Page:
Type 1 Diabetes is an organ-specific autoimmune disease characterized by hyperglycemia due to progressive loss of pancreatic beta cells. We have discovered that during T1D, pancreatic beta cells in mice and human acquire a fate reminiscent of senescence associated secretory phenotype (SASP). Senescent beta cells can remodel the islet environment in a paracrine manner by promoting bystander senescence and immune surveillance. We have developed drugs that selectively eliminated SASP beta cells without altering the abundance of the major immune cell types involved in the disease. Significantly, elimination of SASP beta cells halted progression of beta cell destruction and was sufficient to prevent diabetes (Thompson et al, 2019 Cell Metabolism in press). In this proposal, we address how DNA damage leads beta cells to acquire a senescent fate in a T1D setting and the role of DNA repair processes in inducing DNA damage. Such understanding will be important to establish how we can direct DNA repair pathways to eliminate or dampen the senescence of beta cells. We also investigate the transcriptional and chromatin changes in senescent beta cells and whether we can target key regulators to dampen the senescence phenotype. Finally, we explore whether extracellular vesicles from senescent beta cells are involved in cell-cell communication and transmitting signals to regulate the immune response. Such an approach will broaden upon our new finding on beta cell senescence in T1D and provide new direction to therapeutic development.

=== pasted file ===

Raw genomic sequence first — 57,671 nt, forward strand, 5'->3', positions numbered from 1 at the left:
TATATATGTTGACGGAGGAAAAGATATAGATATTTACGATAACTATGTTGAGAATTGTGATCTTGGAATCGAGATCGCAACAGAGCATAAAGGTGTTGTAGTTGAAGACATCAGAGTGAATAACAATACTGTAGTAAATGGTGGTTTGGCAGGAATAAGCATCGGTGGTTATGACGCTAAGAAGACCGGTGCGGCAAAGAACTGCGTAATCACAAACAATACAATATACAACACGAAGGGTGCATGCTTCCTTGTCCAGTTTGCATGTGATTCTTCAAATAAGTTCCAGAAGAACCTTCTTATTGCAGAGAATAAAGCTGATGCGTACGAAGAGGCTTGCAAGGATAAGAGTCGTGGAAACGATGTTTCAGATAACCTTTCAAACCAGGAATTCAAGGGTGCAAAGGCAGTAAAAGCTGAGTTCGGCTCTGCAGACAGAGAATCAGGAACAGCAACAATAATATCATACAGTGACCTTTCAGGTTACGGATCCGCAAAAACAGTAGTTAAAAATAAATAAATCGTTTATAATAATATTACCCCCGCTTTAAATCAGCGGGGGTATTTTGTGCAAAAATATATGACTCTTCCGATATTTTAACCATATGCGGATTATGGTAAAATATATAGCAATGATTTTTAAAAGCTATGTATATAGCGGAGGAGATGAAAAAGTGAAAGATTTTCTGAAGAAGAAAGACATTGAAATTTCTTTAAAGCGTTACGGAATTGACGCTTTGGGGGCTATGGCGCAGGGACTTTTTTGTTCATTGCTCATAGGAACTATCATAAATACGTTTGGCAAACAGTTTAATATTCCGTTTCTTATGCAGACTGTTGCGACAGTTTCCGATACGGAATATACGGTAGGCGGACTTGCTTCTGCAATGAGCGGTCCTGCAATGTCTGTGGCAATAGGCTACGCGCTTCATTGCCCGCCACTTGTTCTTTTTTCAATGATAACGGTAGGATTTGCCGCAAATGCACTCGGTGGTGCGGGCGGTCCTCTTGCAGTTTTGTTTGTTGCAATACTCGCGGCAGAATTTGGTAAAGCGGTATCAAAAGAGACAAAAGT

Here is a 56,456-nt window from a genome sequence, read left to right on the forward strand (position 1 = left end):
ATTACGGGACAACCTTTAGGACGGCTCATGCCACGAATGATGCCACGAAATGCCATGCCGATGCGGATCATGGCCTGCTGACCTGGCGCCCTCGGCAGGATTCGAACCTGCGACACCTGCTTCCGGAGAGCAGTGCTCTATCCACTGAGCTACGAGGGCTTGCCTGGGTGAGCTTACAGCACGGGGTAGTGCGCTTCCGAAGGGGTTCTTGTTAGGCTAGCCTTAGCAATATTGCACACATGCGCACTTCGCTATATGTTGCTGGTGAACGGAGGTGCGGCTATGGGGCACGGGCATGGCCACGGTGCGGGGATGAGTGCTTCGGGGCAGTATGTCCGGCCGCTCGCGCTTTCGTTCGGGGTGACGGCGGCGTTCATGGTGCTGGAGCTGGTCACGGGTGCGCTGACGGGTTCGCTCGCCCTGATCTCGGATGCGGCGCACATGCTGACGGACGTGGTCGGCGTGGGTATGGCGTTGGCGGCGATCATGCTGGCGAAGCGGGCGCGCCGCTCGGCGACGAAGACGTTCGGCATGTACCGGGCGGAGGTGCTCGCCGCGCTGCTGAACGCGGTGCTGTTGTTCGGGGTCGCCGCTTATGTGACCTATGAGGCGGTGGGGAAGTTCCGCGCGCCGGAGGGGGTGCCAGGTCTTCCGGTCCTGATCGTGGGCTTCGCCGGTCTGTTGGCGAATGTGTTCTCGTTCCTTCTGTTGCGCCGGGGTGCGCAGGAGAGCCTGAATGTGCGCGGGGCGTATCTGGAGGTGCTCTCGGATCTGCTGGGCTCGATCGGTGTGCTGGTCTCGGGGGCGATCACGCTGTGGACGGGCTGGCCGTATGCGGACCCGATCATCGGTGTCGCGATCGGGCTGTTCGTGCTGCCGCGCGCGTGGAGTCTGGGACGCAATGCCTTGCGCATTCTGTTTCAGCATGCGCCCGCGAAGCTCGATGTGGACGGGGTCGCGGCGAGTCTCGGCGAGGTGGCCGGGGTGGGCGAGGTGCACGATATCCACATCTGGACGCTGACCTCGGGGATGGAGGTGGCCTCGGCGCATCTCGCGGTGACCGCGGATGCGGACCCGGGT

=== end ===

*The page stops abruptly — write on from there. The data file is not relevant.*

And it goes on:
Recent work from our laboratory shows that sustained cellular stress response in beta cells during Type 1 diabetes (T1D) in mice and humans results in beta cells acquiring senescence-associated secretory phenotype (SASP) (Thompson et 2019 Cell Metabolism in press). In this project we use a combination of mouse models of T1D, humanized mouse models transplanted with human islets to investigate the underlying mechanism by which SASP contributes to the development of the disease and pioneer new therapeutic approaches forT1D.